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Transactions (1871) (14768140595) - Public domain map


Transactions (1871) (14768140595) - Public domain map



Identifier: transactionsmining35amer (find matches)
Title: Transactions
Year: 1871 (1870s)
Authors: American Institute of Mining, Metallurgical, and Petroleum Engineers
Subjects: Mineral industries
Publisher: New York (etc.)
Contributing Library: Gerstein - University of Toronto
Digitizing Sponsor: University of Toronto

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e in a southwesterly direction to a point on the KansiMissouri line a little below the southern boundary of Bartoncounty. An important part of the field overlaps this line andextends down the northern side of the Missouri river, under-lying the greater part of Randolph, Howard, Boone and Audraincounties. In all, 34 counties produced coal during the year1903. Fig. 1 shows the position of the coal-fields in Missouri. Geological Features. The Coal Measure formations, all of the Carboniferous age,rest unconformable- upon the rocks of the sub-Carboniferousor Mississippian series, and, in some cases, upon the rocks ofthe Devonian and Silurian ag From their outcrop on the eastern and southeastern bordersof the field, the Measures dip west to northwest at the rate of10 ft. per mile, reaching a maximum thickness estimated by * Presented at the Supplementary Session of the Institute in St. Louis.1 Report of the Missouri Geological Survey, 1894, p. 355. 904 Till! COAL-FIKLDS OK MISSOURI. Fig. l.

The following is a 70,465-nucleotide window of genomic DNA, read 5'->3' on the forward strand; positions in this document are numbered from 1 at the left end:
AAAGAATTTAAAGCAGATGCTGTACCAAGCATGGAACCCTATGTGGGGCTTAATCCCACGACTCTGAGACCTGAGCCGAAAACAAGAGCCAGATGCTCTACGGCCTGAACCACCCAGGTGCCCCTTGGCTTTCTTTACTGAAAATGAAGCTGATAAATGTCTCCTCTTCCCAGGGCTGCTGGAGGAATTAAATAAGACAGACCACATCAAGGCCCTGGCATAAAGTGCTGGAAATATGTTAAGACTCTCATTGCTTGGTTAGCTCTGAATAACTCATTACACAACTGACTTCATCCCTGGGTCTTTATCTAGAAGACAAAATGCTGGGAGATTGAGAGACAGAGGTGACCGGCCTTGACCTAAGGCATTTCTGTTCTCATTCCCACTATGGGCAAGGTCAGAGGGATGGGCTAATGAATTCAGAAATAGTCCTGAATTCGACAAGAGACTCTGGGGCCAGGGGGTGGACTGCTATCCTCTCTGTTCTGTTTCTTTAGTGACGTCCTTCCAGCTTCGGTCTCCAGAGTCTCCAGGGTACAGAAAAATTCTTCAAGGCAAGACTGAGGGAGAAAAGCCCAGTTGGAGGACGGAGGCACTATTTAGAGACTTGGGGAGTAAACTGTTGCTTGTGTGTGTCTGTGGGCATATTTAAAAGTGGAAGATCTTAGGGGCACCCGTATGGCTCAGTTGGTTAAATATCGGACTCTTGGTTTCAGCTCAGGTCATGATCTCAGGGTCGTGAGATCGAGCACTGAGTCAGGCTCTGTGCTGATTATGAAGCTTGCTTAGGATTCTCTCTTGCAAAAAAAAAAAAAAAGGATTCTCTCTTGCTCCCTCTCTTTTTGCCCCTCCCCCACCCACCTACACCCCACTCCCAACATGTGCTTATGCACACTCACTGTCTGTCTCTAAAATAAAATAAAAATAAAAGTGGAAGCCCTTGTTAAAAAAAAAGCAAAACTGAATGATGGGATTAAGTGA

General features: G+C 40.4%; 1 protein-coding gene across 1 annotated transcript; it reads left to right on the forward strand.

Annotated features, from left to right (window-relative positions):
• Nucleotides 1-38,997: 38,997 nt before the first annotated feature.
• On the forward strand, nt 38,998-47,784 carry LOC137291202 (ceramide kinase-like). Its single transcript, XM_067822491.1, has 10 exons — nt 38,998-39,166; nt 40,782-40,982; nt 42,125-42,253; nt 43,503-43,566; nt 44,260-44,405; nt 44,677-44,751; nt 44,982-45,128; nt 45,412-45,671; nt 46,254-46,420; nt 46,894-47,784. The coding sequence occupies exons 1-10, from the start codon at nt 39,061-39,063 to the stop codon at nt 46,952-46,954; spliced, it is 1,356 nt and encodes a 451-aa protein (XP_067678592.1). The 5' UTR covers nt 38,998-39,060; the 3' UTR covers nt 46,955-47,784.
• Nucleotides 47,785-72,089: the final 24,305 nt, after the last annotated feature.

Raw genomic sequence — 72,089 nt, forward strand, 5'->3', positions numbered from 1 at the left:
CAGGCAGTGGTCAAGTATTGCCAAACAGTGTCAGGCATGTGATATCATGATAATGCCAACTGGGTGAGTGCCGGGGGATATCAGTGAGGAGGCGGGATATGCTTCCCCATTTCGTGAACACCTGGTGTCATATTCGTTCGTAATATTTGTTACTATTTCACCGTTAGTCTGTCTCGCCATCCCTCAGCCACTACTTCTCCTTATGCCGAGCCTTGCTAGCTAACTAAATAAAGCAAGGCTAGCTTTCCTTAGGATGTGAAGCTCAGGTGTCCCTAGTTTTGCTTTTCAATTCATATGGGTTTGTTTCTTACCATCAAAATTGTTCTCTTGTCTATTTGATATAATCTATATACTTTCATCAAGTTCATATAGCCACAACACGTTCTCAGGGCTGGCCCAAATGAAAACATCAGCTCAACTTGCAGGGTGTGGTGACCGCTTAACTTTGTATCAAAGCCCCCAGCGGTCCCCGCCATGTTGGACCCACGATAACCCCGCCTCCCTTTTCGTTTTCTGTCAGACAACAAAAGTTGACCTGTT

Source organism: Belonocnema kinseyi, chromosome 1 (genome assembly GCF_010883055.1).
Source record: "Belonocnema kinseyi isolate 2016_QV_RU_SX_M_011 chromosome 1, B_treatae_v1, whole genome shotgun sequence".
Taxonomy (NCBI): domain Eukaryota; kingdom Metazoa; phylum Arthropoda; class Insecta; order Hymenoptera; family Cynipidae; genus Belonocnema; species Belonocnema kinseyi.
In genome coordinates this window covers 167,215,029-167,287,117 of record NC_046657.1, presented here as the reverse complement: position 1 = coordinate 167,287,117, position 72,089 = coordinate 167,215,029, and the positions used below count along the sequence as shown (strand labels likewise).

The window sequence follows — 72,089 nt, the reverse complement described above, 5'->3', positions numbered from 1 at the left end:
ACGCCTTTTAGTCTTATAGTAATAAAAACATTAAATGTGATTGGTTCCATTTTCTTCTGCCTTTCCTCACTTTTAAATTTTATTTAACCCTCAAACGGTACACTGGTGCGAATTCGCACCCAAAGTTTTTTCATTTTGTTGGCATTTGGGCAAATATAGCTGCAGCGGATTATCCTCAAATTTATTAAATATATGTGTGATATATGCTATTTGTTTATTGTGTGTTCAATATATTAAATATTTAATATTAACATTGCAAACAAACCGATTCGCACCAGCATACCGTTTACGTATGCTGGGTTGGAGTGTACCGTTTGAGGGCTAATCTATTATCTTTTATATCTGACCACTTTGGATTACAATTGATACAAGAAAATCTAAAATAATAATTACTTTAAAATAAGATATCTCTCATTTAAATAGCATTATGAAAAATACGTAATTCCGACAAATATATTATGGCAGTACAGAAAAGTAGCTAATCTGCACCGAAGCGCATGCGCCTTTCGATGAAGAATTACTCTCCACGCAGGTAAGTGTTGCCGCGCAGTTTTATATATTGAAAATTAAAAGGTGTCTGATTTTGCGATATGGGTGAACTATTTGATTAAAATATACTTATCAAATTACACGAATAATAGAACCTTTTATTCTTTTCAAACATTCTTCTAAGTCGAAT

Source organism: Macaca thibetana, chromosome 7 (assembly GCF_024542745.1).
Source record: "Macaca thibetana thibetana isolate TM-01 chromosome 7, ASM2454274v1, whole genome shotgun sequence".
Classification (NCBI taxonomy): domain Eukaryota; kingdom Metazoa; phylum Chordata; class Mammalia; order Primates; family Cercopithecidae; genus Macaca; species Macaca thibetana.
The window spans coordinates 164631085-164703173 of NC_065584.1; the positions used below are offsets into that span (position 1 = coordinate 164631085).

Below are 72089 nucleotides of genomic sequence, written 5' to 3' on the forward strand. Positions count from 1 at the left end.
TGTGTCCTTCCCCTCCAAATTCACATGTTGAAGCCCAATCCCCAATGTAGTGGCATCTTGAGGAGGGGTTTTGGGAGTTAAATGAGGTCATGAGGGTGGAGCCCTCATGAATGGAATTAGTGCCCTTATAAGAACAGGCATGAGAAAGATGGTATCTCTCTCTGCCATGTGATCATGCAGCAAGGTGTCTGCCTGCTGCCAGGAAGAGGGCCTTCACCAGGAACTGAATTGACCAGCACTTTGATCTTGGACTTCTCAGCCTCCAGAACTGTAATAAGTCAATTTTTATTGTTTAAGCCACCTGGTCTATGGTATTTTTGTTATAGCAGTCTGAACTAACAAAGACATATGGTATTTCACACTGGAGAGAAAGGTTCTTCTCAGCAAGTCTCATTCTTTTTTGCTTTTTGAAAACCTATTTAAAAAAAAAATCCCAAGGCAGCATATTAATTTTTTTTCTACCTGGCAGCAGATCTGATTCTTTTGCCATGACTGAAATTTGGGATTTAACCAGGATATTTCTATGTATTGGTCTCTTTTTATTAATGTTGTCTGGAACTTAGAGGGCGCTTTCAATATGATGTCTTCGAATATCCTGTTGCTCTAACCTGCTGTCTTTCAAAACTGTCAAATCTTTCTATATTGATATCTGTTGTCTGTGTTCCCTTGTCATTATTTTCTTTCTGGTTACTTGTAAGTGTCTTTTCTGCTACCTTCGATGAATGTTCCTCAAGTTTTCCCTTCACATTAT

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Lower Windsor, Waverlyand Glasgow Coals Rich Hill. Bevler and Upper or• Big Windsor Coals □ Mendota, Macon City andBristle Ridge Coals A Lexington and Tebo Coals BORMAY 4 CO., N.Y. Map of the Coal-Fields of Missouri. mi: 0OAL-FI1LD Ell. Mr. Arthur Winslow1 :it 1,900 ft. A section, embracing the successive formations from the basal sandstone i«> the argilla- »ue limestone cap-rock of the Ajrkoe, Maitland and Qnitman al-horizona in Nodaway county, consists ofinterbedded linn- •nes, Bands . Bhales, fire-clays and tin- coals themsebwhich in their fullest development are -. in number. The al-seams vary in thickness from 1 in. to 5 ft.,often thinningout an<l disappearing entirely. The limestones are absent inthe lower formations, but are quite prominent in the UpperMeasures. The Bhales, in their various phases t argillaceous,bituminous, calcareous and arenaceous, are most prominent.The sandstones, although prominent in tin- marginal areas, arenot prominent in the centr

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